The vacation rental giant Airbnb recently made permanent a temporary global party ban. It reiterated intolerance for “open-invite” carousing (that is, parties advertised on social media) and chronic party houses with repeat disturbances.
“The majority of our hosts — and many are over [the age of] 50 — don’t want parties,” says Ben Breit, director of trust and safety for Airbnb. “They have respect for their neighbors and they don’t want property damage.’’
Breit says the updated party ban also states that those without a history of positive reviews who make reservations in their own city on holidays, including Halloween and New Year’s Eve, must sign an “anti-party attestation.” By signing, both parties acknowledge the ban and the consequences: Renters found in violation of the rules face suspension from Airbnb and legal action. Hosts are liable for disruptive social events and may have listings removed.
The party ban has been misinterpreted as ruling out multigenerational family reunions, girls’ getaways or groups of friends sharing a rental. That’s not so, says Breit. “It’s perfectly acceptable. We have big homes on our platform to host that kind of gathering.” As part of the updated policy, Airbnb dropped the 16-person occupancy cap that was implemented during COVID-19.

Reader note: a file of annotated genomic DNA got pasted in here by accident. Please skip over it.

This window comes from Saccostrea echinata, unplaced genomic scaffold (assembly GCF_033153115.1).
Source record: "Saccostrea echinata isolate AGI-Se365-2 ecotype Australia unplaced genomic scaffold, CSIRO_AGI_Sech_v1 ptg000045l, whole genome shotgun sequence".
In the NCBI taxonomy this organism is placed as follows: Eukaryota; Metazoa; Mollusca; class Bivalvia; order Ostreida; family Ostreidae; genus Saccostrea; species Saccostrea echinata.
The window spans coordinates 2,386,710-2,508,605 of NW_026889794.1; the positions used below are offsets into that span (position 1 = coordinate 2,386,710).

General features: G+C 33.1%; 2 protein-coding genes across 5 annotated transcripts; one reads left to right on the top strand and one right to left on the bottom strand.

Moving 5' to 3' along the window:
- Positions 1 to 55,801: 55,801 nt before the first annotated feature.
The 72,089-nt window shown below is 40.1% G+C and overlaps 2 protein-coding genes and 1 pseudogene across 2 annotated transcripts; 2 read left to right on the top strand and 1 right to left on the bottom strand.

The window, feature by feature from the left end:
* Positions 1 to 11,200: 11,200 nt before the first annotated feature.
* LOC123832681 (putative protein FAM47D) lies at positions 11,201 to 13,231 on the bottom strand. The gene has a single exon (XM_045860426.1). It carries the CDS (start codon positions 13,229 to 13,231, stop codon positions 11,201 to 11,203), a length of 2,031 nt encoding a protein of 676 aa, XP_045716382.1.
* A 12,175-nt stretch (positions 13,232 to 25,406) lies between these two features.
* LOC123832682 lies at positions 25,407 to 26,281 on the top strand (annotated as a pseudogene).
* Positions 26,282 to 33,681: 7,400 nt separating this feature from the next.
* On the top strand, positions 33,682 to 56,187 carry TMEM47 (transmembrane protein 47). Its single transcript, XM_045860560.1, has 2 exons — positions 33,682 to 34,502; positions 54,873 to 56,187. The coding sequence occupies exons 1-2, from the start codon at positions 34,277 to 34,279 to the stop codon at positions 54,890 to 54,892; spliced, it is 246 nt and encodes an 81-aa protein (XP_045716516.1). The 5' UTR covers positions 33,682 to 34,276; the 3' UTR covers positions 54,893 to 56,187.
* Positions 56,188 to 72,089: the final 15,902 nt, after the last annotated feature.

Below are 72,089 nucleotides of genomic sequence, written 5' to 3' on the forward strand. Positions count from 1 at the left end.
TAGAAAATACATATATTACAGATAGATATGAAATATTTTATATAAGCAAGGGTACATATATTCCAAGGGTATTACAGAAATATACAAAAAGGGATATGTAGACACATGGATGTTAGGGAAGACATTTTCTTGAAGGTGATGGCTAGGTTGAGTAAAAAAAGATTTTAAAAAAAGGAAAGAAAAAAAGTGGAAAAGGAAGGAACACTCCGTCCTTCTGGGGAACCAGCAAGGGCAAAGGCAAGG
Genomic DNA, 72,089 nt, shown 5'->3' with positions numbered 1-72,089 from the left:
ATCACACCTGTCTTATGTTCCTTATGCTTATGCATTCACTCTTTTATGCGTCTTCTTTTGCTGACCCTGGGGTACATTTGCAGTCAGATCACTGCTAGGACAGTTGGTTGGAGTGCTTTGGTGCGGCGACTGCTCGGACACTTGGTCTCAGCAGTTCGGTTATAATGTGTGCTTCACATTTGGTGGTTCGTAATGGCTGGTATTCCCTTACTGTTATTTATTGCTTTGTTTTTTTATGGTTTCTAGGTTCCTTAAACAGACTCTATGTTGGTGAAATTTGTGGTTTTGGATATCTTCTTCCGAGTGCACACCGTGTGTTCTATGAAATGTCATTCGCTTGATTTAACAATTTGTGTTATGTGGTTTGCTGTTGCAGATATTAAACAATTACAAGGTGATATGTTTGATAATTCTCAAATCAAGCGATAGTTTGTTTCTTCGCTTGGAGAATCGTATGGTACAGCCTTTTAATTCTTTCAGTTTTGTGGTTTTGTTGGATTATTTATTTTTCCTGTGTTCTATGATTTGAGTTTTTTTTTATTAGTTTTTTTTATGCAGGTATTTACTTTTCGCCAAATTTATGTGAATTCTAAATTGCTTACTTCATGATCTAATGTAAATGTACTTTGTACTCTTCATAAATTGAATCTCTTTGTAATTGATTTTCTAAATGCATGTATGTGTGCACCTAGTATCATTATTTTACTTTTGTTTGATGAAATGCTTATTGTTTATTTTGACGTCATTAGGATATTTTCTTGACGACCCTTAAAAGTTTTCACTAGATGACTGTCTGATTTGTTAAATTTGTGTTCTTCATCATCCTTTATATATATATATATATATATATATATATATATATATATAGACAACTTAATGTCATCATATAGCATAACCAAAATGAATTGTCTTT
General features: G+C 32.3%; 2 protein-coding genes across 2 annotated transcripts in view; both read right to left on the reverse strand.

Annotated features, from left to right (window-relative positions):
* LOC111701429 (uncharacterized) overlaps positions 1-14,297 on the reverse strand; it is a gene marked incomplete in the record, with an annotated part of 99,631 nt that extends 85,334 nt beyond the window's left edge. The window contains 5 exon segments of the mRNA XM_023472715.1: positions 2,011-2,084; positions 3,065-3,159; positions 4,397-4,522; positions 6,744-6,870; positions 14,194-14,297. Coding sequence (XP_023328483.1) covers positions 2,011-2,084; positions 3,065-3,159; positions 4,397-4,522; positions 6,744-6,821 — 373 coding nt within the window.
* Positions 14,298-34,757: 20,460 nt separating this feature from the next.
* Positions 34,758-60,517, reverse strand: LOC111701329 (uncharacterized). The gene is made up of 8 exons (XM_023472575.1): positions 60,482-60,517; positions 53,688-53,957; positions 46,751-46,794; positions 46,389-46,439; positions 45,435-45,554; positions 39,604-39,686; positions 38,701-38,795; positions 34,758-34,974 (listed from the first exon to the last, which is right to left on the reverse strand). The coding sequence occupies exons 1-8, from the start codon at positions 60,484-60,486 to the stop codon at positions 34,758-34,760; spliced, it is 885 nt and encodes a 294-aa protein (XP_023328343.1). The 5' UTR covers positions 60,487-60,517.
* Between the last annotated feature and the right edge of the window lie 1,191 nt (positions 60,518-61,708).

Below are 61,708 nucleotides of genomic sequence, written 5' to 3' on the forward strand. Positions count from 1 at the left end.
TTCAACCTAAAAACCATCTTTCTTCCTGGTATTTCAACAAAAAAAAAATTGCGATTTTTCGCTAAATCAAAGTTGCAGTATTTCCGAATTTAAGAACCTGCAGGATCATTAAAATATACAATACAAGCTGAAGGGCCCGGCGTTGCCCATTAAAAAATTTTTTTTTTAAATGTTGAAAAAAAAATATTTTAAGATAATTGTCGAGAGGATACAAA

Kate Shaw, an Airbnb host with 10 properties in California, allows gatherings such as bachelorette parties, “but I have never had my house used for a [big] party,” she says. “If something feels off about a reservation, I suss it out and use my gut to decide whether to rent.”
Airbnb’s restrictions on “party houses” date back to November 2019, following five shooting deaths at an unauthorized Halloween bash in California. Its worldwide party ban was put in place in August 2020, after bars and restaurants had been closed due to the pandemic and houses rented by young locals were increasingly used to host gatherings that got out of control, irked neighbors and caused property damage. That summer, Airbnb changed its rules to prohibit those under 25 years old from booking houses or apartments in their hometowns unless they had positive reviews from hosts and no negative reviews.
The party ban has been misinterpreted as ruling out multigenerational family reunions, girls’ getaways or groups of friends sharing a rental. That’s not so, says Breit. “It’s perfectly acceptable. We have big homes on our platform to host that kind of gathering.”
According to Airbnb, the party ban worked: The period between August 2020 and August 2021 saw a 44 percent drop in reported parties. Still, in 2021, more than 6,500 renters were banned or suspended for bypassing the rule.
In one example, a host identified as Laura sought ideas to screen renters in an Airbnb discussion room, reporting that a local guest booked with “a story of a funeral in the family that turned into a raging party … I had to involve the police. They cleared more than 30 people from my home at 1 a.m.”